Tuesday, June 8, 2010

Giving Good Meetings

Are your meetings endless and unproductive? Do you dread the approach of your next board or committee meeting? Are commitment, creativity, and attendance dropping? Here are some guidelines for making your meetings more constructive and fun:
  • Do a meeting reality check. If you didn't have to be there, would you go to your meetings? Think about meetings you have attended that have been effective, and use them as a role model.
  • Don't hold a meeting just to have a meeting. Could your business be accomplished more easily and appropriately via email, or in an executive session? If most of your agenda involves simple reporting, consider alternative methods of communication - or just give your group a month's vacation.
  • Avoid Robert's Rules of Order. Did you know that Robert's Rules were developed by an Army officer in 1876? It's not 1876 anymore, and you are definitely not in the army. Robert's Rules are rigid and restrictive. And contrary to popular opinion, there is no legal requirement that requires non-governmental nonprofit organizations to follow them. Instead, work with your Board to develop simple procedures and rules of conduct that are appropriate to your organizational culture.
  • Stick to a timetable. After two hours, no one attending any meeting will be paying much attention or at their best. Establish a timeline for your discussions, appoint a timekeeper, stay focused and on task, and get out of there in no more than 120 minutes.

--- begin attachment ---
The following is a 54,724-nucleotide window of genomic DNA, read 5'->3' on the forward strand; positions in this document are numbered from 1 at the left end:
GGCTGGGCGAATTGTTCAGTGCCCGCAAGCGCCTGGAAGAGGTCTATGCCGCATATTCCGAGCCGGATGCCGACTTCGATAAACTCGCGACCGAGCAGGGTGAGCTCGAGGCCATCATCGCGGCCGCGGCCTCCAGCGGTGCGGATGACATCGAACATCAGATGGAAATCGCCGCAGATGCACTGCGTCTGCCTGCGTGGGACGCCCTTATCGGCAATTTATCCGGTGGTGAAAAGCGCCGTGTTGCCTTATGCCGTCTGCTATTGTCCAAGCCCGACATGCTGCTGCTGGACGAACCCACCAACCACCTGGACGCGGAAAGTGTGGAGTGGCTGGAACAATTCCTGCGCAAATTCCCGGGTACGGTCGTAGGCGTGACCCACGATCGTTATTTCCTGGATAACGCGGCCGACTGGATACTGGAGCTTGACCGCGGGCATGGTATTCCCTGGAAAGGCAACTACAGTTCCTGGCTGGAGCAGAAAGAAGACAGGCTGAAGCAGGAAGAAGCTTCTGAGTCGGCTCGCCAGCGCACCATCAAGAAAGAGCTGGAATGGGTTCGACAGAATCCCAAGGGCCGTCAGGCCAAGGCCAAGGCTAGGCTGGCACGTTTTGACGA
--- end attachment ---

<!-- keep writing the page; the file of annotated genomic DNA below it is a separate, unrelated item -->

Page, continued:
• Provide thorough and clearly written materials in advance. And be sure to remind committee members if they have assignments to complete prior to the meeting. Then pray that everyone will read the notes and come prepared.
  • Allow some time for fun. Nothing improves a meeting more than a good laugh.
  • Finish with a summary and action plan. Always designate the final 5-10 minutes to summarizing what has been accomplished and coming to agreement on next steps, including a timetable and who has volunteered to do what.
Meetings get a bad rap, but there are good meetings and bad meetings. Take the time to make your meetings fun, focused, effective, and productive - and turn them into important tools towards creating partnerships and community, sustaining volunteers, supporting staff, and furthering the mission of your organization.